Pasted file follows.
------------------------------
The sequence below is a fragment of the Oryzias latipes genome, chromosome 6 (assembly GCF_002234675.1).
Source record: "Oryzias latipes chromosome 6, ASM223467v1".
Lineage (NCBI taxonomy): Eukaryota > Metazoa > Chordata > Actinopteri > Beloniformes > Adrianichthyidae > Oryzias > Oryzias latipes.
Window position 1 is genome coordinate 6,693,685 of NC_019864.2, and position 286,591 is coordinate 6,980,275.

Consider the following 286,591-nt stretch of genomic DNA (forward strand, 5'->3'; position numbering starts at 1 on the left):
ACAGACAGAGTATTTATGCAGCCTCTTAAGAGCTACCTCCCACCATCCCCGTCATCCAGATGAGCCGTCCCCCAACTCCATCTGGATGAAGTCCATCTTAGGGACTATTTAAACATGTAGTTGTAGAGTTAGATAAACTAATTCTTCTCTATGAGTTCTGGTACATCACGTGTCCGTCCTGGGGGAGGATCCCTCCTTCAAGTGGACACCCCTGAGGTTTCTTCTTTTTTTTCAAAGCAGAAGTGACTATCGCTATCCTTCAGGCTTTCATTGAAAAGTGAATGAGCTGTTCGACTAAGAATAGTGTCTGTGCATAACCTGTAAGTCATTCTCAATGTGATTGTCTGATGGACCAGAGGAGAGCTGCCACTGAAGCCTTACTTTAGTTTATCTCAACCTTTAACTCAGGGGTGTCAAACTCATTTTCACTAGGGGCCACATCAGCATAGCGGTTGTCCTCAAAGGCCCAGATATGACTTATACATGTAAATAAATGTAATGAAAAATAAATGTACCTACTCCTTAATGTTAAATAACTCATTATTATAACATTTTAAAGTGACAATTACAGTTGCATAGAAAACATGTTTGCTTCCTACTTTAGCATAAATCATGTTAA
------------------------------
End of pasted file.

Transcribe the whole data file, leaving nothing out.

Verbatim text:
The sequence below is a fragment of the Oryzias latipes genome, chromosome 6 (assembly GCF_002234675.1).
Source record: "Oryzias latipes chromosome 6, ASM223467v1".
Lineage (NCBI taxonomy): Eukaryota > Metazoa > Chordata > Actinopteri > Beloniformes > Adrianichthyidae > Oryzias > Oryzias latipes.
Window position 1 is genome coordinate 6,693,685 of NC_019864.2, and position 286,591 is coordinate 6,980,275.

Consider the following 286,591-nt stretch of genomic DNA (forward strand, 5'->3'; position numbering starts at 1 on the left):
ACAGACAGAGTATTTATGCAGCCTCTTAAGAGCTACCTCCCACCATCCCCGTCATCCAGATGAGCCGTCCCCCAACTCCATCTGGATGAAGTCCATCTTAGGGACTATTTAAACATGTAGTTGTAGAGTTAGATAAACTAATTCTTCTCTATGAGTTCTGGTACATCACGTGTCCGTCCTGGGGGAGGATCCCTCCTTCAAGTGGACACCCCTGAGGTTTCTTCTTTTTTTTCAAAGCAGAAGTGACTATCGCTATCCTTCAGGCTTTCATTGAAAAGTGAATGAGCTGTTCGACTAAGAATAGTGTCTGTGCATAACCTGTAAGTCATTCTCAATGTGATTGTCTGATGGACCAGAGGAGAGCTGCCACTGAAGCCTTACTTTAGTTTATCTCAACCTTTAACTCAGGGGTGTCAAACTCATTTTCACTAGGGGCCACATCAGCATAGCGGTTGTCCTCAAAGGCCCAGATATGACTTATACATGTAAATAAATGTAATGAAAAATAAATGTACCTACTCCTTAATGTTAAATAACTCATTATTATAACATTTTAAAGTGACAATTACAGTTGCATAGAAAACATGTTTGCTTCCTACTTTAGCATAAATCATGTTAA